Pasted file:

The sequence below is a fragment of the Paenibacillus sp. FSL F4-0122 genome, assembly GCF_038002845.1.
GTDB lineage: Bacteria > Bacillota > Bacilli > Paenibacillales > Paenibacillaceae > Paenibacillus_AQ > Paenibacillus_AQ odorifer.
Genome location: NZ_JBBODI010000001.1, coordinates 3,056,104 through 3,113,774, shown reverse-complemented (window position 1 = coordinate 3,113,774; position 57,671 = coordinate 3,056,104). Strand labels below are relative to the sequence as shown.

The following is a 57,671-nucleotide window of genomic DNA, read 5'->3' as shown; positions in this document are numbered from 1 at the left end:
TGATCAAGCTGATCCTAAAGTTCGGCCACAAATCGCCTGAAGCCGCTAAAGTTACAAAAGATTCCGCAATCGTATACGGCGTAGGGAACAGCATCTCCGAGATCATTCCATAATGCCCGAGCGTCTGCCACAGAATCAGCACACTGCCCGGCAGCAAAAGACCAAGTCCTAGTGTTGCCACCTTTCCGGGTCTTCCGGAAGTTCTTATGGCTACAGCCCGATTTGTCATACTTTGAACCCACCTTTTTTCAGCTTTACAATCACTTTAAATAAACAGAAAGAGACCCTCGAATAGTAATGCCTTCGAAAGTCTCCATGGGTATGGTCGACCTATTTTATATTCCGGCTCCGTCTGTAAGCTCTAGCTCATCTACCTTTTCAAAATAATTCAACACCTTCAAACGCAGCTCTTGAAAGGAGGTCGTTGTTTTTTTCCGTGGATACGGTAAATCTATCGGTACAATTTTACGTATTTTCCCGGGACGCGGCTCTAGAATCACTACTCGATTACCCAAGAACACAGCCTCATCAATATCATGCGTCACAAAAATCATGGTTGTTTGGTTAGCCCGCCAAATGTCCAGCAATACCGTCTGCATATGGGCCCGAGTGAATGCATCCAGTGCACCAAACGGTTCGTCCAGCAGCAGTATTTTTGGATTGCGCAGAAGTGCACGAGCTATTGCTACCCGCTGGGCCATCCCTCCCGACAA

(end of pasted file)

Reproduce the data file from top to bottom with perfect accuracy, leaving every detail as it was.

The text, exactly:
The sequence below is a fragment of the Paenibacillus sp. FSL F4-0122 genome, assembly GCF_038002845.1.
GTDB lineage: Bacteria > Bacillota > Bacilli > Paenibacillales > Paenibacillaceae > Paenibacillus_AQ > Paenibacillus_AQ odorifer.
Genome location: NZ_JBBODI010000001.1, coordinates 3,056,104 through 3,113,774, shown reverse-complemented (window position 1 = coordinate 3,113,774; position 57,671 = coordinate 3,056,104). Strand labels below are relative to the sequence as shown.

The following is a 57,671-nucleotide window of genomic DNA, read 5'->3' as shown; positions in this document are numbered from 1 at the left end:
TGATCAAGCTGATCCTAAAGTTCGGCCACAAATCGCCTGAAGCCGCTAAAGTTACAAAAGATTCCGCAATCGTATACGGCGTAGGGAACAGCATCTCCGAGATCATTCCATAATGCCCGAGCGTCTGCCACAGAATCAGCACACTGCCCGGCAGCAAAAGACCAAGTCCTAGTGTTGCCACCTTTCCGGGTCTTCCGGAAGTTCTTATGGCTACAGCCCGATTTGTCATACTTTGAACCCACCTTTTTTCAGCTTTACAATCACTTTAAATAAACAGAAAGAGACCCTCGAATAGTAATGCCTTCGAAAGTCTCCATGGGTATGGTCGACCTATTTTATATTCCGGCTCCGTCTGTAAGCTCTAGCTCATCTACCTTTTCAAAATAATTCAACACCTTCAAACGCAGCTCTTGAAAGGAGGTCGTTGTTTTTTTCCGTGGATACGGTAAATCTATCGGTACAATTTTACGTATTTTCCCGGGACGCGGCTCTAGAATCACTACTCGATTACCCAAGAACACAGCCTCATCAATATCATGCGTCACAAAAATCATGGTTGTTTGGTTAGCCCGCCAAATGTCCAGCAATACCGTCTGCATATGGGCCCGAGTGAATGCATCCAGTGCACCAAACGGTTCGTCCAGCAGCAGTATTTTTGGATTGCGCAGAAGTGCACGAGCTATTGCTACCCGCTGGGCCATCCCTCCCGACAA